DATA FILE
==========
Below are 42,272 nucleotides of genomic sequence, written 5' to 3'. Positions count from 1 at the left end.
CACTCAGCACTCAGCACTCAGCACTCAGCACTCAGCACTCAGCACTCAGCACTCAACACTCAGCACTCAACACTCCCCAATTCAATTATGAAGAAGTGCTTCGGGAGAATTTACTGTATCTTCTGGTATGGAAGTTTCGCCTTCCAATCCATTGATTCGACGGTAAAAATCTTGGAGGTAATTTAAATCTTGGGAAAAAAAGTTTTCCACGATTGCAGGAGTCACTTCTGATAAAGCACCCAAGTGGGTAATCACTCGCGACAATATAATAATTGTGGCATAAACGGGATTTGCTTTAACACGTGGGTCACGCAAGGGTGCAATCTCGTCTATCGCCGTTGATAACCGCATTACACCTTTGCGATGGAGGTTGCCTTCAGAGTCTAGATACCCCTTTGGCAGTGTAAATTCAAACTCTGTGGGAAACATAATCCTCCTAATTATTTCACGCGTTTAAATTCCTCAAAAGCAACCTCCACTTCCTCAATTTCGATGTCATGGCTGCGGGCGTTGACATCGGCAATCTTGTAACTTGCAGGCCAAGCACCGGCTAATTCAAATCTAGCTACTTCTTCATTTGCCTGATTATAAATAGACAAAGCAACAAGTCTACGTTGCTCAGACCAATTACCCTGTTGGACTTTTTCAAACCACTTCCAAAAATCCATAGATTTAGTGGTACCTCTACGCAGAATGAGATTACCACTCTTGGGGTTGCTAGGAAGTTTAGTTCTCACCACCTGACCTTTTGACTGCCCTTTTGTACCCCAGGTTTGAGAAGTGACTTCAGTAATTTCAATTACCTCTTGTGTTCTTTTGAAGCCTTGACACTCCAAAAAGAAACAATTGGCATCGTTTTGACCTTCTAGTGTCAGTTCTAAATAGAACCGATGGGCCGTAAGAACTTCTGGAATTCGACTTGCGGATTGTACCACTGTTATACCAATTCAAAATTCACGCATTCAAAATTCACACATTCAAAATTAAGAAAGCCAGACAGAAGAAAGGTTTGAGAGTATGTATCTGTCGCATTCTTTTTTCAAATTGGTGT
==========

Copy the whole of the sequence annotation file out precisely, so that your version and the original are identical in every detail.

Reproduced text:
Below are 42,272 nucleotides of genomic sequence, written 5' to 3'. Positions count from 1 at the left end.
CACTCAGCACTCAGCACTCAGCACTCAGCACTCAGCACTCAGCACTCAGCACTCAACACTCAGCACTCAACACTCCCCAATTCAATTATGAAGAAGTGCTTCGGGAGAATTTACTGTATCTTCTGGTATGGAAGTTTCGCCTTCCAATCCATTGATTCGACGGTAAAAATCTTGGAGGTAATTTAAATCTTGGGAAAAAAAGTTTTCCACGATTGCAGGAGTCACTTCTGATAAAGCACCCAAGTGGGTAATCACTCGCGACAATATAATAATTGTGGCATAAACGGGATTTGCTTTAACACGTGGGTCACGCAAGGGTGCAATCTCGTCTATCGCCGTTGATAACCGCATTACACCTTTGCGATGGAGGTTGCCTTCAGAGTCTAGATACCCCTTTGGCAGTGTAAATTCAAACTCTGTGGGAAACATAATCCTCCTAATTATTTCACGCGTTTAAATTCCTCAAAAGCAACCTCCACTTCCTCAATTTCGATGTCATGGCTGCGGGCGTTGACATCGGCAATCTTGTAACTTGCAGGCCAAGCACCGGCTAATTCAAATCTAGCTACTTCTTCATTTGCCTGATTATAAATAGACAAAGCAACAAGTCTACGTTGCTCAGACCAATTACCCTGTTGGACTTTTTCAAACCACTTCCAAAAATCCATAGATTTAGTGGTACCTCTACGCAGAATGAGATTACCACTCTTGGGGTTGCTAGGAAGTTTAGTTCTCACCACCTGACCTTTTGACTGCCCTTTTGTACCCCAGGTTTGAGAAGTGACTTCAGTAATTTCAATTACCTCTTGTGTTCTTTTGAAGCCTTGACACTCCAAAAAGAAACAATTGGCATCGTTTTGACCTTCTAGTGTCAGTTCTAAATAGAACCGATGGGCCGTAAGAACTTCTGGAATTCGACTTGCGGATTGTACCACTGTTATACCAATTCAAAATTCACGCATTCAAAATTCACACATTCAAAATTAAGAAAGCCAGACAGAAGAAAGGTTTGAGAGTATGTATCTGTCGCATTCTTTTTTCAAATTGGTGT